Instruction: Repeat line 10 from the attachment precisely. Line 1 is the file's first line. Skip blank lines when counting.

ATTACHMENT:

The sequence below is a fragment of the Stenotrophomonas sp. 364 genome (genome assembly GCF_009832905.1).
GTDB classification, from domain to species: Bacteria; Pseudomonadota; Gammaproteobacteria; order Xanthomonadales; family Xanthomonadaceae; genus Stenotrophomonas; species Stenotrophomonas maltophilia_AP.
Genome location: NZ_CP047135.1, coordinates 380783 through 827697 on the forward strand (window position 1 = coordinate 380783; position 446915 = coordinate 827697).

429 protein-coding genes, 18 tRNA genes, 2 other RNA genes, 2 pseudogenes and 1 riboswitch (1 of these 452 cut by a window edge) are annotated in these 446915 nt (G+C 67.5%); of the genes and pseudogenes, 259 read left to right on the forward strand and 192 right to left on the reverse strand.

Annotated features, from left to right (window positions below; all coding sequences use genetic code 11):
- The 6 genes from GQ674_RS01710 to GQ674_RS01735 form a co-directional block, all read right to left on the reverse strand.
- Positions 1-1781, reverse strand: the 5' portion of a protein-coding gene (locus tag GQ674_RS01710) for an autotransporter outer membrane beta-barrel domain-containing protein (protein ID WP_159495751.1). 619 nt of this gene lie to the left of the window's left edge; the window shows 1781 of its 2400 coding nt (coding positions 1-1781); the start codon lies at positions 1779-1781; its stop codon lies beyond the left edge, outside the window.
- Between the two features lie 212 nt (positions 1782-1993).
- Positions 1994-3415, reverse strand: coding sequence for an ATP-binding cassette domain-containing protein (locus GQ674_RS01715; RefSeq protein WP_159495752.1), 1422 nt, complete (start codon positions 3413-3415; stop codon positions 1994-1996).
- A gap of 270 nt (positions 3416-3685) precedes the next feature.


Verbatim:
- A gap of 270 nt (positions 3416-3685) precedes the next feature.